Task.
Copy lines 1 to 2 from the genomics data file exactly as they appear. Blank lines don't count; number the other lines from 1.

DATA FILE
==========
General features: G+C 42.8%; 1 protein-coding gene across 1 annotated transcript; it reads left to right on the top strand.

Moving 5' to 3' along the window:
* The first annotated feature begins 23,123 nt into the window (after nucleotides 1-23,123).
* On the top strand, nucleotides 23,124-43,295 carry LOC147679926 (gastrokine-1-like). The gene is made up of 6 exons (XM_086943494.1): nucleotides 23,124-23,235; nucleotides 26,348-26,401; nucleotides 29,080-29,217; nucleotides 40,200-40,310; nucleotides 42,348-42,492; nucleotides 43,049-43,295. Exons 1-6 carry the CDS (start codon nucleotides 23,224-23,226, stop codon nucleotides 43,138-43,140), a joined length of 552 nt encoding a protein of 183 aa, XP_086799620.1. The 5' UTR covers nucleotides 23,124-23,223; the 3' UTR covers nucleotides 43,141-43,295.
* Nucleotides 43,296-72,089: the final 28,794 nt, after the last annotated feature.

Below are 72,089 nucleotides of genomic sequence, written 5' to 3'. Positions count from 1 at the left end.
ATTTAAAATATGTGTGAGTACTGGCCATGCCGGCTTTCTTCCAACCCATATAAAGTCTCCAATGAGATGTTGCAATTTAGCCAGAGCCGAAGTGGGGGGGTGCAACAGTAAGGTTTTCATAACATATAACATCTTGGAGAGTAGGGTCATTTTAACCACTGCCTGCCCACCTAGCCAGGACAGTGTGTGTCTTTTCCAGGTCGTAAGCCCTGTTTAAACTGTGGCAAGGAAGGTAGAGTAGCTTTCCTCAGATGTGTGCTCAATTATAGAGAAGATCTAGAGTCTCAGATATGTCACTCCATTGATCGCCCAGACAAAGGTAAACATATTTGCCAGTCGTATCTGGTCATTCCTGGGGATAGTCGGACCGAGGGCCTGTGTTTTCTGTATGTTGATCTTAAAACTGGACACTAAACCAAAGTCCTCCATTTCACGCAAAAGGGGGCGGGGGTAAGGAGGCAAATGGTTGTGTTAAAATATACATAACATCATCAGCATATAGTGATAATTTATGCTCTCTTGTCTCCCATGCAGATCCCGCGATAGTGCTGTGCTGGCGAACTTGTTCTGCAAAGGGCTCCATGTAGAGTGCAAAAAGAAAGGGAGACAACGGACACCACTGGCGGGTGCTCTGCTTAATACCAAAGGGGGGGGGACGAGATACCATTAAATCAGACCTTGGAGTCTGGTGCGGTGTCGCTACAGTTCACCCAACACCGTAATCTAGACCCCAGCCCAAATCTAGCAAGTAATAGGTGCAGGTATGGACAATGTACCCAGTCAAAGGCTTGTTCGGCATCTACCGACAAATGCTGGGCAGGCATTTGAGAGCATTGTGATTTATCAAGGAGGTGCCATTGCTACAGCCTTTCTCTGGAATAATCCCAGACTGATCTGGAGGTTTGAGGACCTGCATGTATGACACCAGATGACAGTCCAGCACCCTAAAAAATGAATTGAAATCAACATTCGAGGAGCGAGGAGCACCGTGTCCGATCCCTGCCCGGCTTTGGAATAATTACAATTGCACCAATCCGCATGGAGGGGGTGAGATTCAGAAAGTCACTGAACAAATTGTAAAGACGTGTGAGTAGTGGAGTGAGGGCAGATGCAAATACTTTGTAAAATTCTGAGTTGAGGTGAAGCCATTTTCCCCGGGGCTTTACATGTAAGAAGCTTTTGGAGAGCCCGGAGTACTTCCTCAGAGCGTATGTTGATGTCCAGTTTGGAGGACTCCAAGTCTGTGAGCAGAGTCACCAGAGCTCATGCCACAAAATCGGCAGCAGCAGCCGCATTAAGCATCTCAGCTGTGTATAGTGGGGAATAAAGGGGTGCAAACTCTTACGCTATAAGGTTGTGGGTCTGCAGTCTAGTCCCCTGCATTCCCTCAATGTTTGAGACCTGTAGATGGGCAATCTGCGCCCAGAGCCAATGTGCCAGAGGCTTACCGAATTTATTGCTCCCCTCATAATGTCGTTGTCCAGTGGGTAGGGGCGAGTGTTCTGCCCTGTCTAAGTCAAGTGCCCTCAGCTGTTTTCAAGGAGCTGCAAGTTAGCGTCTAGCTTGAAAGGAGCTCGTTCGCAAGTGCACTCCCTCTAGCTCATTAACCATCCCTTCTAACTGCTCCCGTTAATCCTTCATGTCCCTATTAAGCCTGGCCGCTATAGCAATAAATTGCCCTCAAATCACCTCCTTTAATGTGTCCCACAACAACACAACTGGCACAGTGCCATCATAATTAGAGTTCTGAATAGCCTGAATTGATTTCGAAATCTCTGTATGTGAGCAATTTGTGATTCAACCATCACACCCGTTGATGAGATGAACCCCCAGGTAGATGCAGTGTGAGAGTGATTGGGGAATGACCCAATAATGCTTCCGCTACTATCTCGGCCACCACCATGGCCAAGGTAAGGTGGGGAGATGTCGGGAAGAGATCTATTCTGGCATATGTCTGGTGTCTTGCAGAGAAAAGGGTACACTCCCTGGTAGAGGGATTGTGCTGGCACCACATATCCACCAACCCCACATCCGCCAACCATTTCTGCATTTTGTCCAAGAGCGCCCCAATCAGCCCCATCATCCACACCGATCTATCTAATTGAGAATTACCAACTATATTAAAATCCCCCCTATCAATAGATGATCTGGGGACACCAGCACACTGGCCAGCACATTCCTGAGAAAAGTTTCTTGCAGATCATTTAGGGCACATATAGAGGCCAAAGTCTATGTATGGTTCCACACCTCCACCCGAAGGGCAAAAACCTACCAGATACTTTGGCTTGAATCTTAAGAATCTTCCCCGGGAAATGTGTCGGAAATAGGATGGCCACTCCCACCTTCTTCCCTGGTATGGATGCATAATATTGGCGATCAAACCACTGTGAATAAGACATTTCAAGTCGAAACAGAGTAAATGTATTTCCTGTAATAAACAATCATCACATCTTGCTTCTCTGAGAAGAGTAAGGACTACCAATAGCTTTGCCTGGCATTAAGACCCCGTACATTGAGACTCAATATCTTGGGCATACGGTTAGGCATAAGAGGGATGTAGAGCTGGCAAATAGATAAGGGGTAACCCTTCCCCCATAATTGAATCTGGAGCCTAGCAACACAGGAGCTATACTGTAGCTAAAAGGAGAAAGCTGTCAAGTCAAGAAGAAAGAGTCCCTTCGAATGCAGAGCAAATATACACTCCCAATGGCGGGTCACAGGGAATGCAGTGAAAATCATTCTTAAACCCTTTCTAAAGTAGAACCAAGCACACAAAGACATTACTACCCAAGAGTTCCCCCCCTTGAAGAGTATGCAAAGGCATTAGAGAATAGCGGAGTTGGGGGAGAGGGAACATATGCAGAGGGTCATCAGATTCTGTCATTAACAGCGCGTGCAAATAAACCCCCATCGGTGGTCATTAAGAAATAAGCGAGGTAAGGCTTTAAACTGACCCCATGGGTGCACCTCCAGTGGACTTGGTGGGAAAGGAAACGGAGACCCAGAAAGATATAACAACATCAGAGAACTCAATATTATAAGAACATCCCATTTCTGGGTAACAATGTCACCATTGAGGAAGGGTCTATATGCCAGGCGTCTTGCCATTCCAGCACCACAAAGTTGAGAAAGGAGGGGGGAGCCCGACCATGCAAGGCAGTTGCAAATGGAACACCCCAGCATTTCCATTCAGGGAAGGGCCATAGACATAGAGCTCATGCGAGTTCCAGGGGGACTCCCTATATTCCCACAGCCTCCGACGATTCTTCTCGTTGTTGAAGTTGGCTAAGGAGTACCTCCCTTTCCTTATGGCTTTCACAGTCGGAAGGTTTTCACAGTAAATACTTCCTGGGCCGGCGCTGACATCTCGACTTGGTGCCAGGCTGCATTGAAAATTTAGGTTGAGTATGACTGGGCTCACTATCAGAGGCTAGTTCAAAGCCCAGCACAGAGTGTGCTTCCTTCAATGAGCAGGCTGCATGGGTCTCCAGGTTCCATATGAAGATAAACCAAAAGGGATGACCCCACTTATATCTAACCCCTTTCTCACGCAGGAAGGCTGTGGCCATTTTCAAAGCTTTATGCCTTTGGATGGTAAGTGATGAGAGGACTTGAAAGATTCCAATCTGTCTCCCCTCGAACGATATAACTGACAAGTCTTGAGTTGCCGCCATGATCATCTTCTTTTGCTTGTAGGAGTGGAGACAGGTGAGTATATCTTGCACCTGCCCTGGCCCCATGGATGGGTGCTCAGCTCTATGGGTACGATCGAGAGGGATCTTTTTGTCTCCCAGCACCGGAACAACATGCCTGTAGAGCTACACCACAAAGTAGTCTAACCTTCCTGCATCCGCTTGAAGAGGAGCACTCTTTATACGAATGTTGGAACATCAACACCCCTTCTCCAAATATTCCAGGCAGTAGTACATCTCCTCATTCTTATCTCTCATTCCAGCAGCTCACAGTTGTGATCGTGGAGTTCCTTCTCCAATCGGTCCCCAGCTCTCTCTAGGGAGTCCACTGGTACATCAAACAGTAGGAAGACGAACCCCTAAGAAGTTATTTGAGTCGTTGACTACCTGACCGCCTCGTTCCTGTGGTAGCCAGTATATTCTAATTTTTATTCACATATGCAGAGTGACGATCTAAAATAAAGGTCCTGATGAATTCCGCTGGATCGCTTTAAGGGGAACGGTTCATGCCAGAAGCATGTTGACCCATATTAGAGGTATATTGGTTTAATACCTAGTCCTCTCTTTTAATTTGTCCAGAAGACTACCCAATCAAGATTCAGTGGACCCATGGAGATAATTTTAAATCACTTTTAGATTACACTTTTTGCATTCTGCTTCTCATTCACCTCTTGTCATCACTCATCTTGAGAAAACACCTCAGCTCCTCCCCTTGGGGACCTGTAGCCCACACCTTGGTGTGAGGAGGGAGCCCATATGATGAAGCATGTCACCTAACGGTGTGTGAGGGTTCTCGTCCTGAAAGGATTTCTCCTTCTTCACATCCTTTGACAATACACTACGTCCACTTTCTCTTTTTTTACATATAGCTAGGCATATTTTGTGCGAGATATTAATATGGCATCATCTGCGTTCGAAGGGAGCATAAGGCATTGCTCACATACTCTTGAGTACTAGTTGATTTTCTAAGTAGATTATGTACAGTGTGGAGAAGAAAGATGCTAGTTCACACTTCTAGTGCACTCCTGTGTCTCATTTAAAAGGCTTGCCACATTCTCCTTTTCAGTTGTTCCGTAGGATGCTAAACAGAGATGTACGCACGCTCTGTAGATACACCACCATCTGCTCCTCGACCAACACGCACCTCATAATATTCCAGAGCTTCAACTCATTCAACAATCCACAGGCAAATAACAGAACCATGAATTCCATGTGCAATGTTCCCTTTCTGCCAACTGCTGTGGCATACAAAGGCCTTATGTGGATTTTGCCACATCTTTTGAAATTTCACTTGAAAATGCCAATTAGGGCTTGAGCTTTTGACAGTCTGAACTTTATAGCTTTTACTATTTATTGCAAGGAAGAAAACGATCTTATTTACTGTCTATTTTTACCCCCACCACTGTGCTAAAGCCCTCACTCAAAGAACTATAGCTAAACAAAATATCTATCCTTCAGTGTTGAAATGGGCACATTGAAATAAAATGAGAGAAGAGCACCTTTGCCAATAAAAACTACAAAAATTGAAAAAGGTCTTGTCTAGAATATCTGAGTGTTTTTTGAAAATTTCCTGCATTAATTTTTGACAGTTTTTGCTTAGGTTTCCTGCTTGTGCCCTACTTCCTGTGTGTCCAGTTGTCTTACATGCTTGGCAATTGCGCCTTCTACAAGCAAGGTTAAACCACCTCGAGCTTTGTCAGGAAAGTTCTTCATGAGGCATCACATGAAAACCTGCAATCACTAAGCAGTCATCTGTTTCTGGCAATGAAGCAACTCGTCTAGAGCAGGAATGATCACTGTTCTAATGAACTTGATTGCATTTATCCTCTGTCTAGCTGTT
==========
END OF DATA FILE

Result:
General features: G+C 42.8%; 1 protein-coding gene across 1 annotated transcript; it reads left to right on the top strand.

Moving 5' to 3' along the window: